SUMMARY: A man who uses a crucifix to repair his broken window is set upon by an angry religious mob.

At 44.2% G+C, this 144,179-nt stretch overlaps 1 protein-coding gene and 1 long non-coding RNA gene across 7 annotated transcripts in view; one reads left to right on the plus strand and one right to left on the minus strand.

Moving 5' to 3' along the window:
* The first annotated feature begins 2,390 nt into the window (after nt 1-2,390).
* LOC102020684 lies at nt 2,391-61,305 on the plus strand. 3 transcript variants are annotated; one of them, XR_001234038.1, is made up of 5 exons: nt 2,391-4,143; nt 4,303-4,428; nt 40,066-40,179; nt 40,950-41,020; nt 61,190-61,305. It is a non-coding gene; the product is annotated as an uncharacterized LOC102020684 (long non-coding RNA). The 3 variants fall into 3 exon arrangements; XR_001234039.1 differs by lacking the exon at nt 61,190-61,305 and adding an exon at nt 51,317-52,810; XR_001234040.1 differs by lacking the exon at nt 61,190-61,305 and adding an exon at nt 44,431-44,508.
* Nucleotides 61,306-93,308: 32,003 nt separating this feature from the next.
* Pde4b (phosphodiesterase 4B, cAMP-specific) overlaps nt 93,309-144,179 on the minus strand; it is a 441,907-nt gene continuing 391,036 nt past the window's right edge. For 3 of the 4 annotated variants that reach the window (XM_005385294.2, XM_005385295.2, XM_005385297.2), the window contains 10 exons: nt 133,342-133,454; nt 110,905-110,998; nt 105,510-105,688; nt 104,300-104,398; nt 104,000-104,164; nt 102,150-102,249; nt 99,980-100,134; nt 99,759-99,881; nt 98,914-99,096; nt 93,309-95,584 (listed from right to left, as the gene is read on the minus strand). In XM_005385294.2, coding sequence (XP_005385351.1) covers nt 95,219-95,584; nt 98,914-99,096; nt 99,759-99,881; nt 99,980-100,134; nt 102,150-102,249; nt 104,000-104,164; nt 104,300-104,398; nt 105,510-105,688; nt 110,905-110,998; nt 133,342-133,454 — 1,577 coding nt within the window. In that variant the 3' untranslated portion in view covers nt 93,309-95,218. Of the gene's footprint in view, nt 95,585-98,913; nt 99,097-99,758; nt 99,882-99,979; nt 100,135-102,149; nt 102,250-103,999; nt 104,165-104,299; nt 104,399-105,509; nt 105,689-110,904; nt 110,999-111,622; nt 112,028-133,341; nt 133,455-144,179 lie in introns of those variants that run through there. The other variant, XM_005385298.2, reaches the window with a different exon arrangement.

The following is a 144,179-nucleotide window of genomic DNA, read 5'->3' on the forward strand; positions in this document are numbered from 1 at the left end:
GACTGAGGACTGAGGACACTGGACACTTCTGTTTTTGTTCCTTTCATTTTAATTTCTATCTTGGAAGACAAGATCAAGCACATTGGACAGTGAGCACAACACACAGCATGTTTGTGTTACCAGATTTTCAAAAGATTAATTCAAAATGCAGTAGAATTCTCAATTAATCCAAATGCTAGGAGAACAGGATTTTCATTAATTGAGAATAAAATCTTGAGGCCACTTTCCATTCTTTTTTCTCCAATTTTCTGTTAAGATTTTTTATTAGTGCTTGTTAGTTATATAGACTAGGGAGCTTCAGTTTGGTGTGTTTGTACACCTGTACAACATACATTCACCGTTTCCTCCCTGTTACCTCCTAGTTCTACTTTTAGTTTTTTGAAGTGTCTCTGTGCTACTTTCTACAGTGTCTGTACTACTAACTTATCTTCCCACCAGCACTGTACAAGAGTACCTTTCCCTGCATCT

WHY IT’S HERE: Phil Mulloy’s ‘Ten Commandments’ series features is made up of ten short films of about five minutes in length, each of which examines a different commandment from Mulloy’s distinctive, inventive and critical viewpoint; a sort of animated version of Kieslowski’s ‘Decalogue’. Shot through with black humour but featuring many cogent points about the dangers of simplified moral codes, Mulloy’s series is best viewed as a whole but there are definite high-points. The second film ‘Thou Shalt Not Commit Blasphemy’ is perhaps the most incisive and humane of the series. A dialogue-free piece in which a man uses a crucifix to mend his window and is burned at the stake by a religious mob, ‘Thou Shalt Not Commit Blasphemy’ has an ironic and satisfying ending, not to mention a surprising close-up image of God’s penis! With his trademark ink-blot characters, Mulloy makes his point concisely and convincingly.